Kalymnos: the “Queen” of Rock Climbing
Good News

Kalymnos: the “Queen” of Rock Climbing

Climbing magazine makes tribute to Kalymnos, the famous “island of the sponge divers”, which is according to the popular magazine the top destination in the world for climbing.

The American photographer and climbing athlete Julie Ellison travels to photograph the best places for rock climbing in the world. This time she visited Kalymnos and published her travelogue. Julie started climbing in Alabama more than a decade ago and is now living out her dream of van life with her dog and boyfriend. As the Editor of Climbing magazine, Julie thrives on creating high-quality, inspirational stories and photos for climbers of all disciplines.

Read segments of the tribute to the Greek island:

It was the perfect escape. Six thousand, three hundred twenty-four miles from the doldrums of my cubicle was paradise, and I was going. Twelve days of dreamy limestone caves, glorious cuisine, and a sun-kissed coastline—the holy trinity of travel for climbers—awaited me on the Greek island of Kalymnos. I must be the luckiest person on the planet.

Stepping onto the tarmac at the Kalymnos airport and breathing in my first gulp of non-recirculated air since leaving Denver 30 hours before, I felt the Mediterranean give me a warm and slightly sweaty hug. I wanted to sit in one place and let the buzz from the constant motion of travel subside.

A gentle wind rose off the water below while I searched for holds hidden behind bulging tufas.Laughter echoed off the cave’s walls. We were in the Grande Grotta, an image of which you’ve undoubtedly seen if you’ve seen anything about climbing in Kalymnos. It’s a dramatic cavern where arching rock overhead meets sloping ground underneath, and the empty space between forms a perfectly shaped human eye. Look through that eye and a mesa-topped island called Telendos makes its stand in the middle of the Aegean Sea. The image is classic to the point of cliche, but there’s a reason it’s become so intertwined with the identity of the whole island. It’s the quintessential setting: Gangly tufas drip down toward the ground and pinch-perfect pipes line steeper than steep walls, creating enduro routes that climb high above a cerulean sea.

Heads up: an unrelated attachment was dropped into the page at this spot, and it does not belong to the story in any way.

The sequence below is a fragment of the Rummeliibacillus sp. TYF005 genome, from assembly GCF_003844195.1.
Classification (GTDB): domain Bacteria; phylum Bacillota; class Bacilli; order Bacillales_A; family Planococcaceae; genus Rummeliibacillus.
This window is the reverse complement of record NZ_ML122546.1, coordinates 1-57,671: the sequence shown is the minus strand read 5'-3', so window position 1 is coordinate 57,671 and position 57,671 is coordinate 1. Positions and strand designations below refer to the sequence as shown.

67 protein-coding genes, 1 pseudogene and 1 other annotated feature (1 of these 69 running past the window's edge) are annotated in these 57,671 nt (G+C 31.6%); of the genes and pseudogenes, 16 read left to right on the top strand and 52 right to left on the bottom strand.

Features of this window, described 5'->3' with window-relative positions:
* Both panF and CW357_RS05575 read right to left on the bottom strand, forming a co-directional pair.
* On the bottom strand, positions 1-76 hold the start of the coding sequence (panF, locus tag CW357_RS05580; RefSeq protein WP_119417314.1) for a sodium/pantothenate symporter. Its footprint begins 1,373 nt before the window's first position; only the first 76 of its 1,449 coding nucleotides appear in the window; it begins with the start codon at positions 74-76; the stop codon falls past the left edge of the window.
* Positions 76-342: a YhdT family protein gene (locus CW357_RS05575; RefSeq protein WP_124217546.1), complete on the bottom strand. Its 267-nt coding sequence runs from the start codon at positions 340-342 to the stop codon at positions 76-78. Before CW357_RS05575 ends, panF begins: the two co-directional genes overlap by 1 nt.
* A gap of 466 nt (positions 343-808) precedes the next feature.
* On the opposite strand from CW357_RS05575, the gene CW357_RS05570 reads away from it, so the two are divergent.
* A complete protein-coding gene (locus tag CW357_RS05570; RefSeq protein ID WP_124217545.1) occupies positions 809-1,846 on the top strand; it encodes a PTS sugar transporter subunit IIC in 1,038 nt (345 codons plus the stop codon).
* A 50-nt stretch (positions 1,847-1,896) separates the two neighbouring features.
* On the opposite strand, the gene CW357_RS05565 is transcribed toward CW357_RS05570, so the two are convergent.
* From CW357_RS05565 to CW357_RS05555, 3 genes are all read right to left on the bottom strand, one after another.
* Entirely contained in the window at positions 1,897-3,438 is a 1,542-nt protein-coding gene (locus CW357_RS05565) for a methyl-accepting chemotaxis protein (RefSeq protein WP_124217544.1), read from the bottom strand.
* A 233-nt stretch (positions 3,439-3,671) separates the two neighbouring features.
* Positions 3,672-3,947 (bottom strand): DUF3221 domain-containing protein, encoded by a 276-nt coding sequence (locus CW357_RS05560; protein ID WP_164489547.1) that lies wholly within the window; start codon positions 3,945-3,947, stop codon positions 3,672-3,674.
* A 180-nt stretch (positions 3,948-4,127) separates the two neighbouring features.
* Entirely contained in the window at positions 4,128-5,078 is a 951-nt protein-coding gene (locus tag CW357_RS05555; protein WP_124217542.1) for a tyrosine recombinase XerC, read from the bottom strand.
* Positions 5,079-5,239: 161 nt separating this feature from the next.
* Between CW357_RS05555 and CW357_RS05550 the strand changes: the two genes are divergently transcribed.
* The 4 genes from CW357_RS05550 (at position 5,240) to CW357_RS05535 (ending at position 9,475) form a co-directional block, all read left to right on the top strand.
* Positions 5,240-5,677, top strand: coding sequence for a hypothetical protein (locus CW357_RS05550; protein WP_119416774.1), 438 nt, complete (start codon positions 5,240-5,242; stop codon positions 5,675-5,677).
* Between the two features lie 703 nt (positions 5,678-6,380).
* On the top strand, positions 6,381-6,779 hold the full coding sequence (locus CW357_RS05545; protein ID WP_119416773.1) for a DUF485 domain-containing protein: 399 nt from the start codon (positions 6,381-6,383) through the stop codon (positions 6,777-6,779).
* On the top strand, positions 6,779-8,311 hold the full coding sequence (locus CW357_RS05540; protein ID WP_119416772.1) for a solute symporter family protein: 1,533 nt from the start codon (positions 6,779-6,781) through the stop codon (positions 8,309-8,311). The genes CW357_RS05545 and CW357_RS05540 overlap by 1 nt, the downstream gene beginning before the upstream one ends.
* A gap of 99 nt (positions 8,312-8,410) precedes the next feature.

Kalymnos is the ultimate vacation spot for climbers, and I do mean vacation. Endless beaches, fresh bread with olive oil, limestone, and liters of cold Mythos beer sweating from the temperature difference of the sweet golden liquid inside and the muggy warmth outside. Even the grades are considered “vacation grades,” meaning they’re a bit soft so you feel just as satisfied by your climbing day as you do from your plate of moussaka, a fried casserole of eggplant, potato, and minced meat.

Despite the endless sunshine and carefree lifestyle, there’s an undercurrent of turmoil in the country, and this 42-square-mile island is no exception. Following the 2008 implosion of Wall Street, economic chaos took hold of Greece in 2009 when the Greek government stated it had been misreporting its budget deficit figures for years. With the financial markets already struggling to recover, global lenders were hesitant to give the country money, sending them toward bankruptcy. Greece received billions of euros in three bailouts over the next five years, but it’s been a Band-Aid on a bullet wound.